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WRITERS' STUDIO

 

Don't want to spend a fortune for your literary sanctuary? Our writing studio is located in a beautiful, sky-lit space on our top floor. It provides the perfect setting for writing. Each writer has access to a desk, a personal locker, an up-to-date reference library, lounge area, comfortable chairs, electrical outlets for portable and laptop computers, WiFi internet, wireless printer access, and a kitchenette/refreshment room stocked with coffee, water and M&Ms.

 

Exclusive to The Center for Fiction, we offer our Writers' Studio members full access to our circulating collection of 85,000 titles–perfect for inspiration and research in any genre. Membership also includes discounts on writing classes, reading groups, events at the Center, and in our bookstore. You also have full access to our entire building, including our second-floor Reading Room.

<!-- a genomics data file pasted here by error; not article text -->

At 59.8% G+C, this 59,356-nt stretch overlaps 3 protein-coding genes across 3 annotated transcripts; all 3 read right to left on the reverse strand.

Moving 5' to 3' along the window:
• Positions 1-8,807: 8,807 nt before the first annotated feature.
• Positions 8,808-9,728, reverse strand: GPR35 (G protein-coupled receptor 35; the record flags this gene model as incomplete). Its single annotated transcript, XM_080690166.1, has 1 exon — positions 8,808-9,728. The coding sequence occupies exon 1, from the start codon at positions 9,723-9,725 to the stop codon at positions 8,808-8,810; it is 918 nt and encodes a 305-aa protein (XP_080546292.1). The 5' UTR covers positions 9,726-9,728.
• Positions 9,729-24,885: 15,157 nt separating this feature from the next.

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NEED INSPIRATION?

 

We know that the path to writing the next great American novel is a long one, and that everyone needs a little inspiration and help along the way. We hope some of these resources on our site will help you grapple with the craft and inspire you to keep writing! 

 

Over at our Writers on Writing section, some of your favorite authors offer practical advice on craft.

 

Our Writing Tools page is just that! It has links to some of our favorite (off-line!) resources like lists of books, inspirational quotes and even tips on running a writing group.

 

Our Interview archives offer writers talking about their work (and their own struggles with writing!)  

 

The Story of the Book features authors giving insight into their latest works.

 

The Model Short Story can act as your guide. Writers of all types introduce the stories that they think are exemplary of the form. 

 

Publishing professionals weigh in on the process over at The Book Business

 

And don't forget our archive of Audio & Video. Most of our events are available online for you to watch and learn from.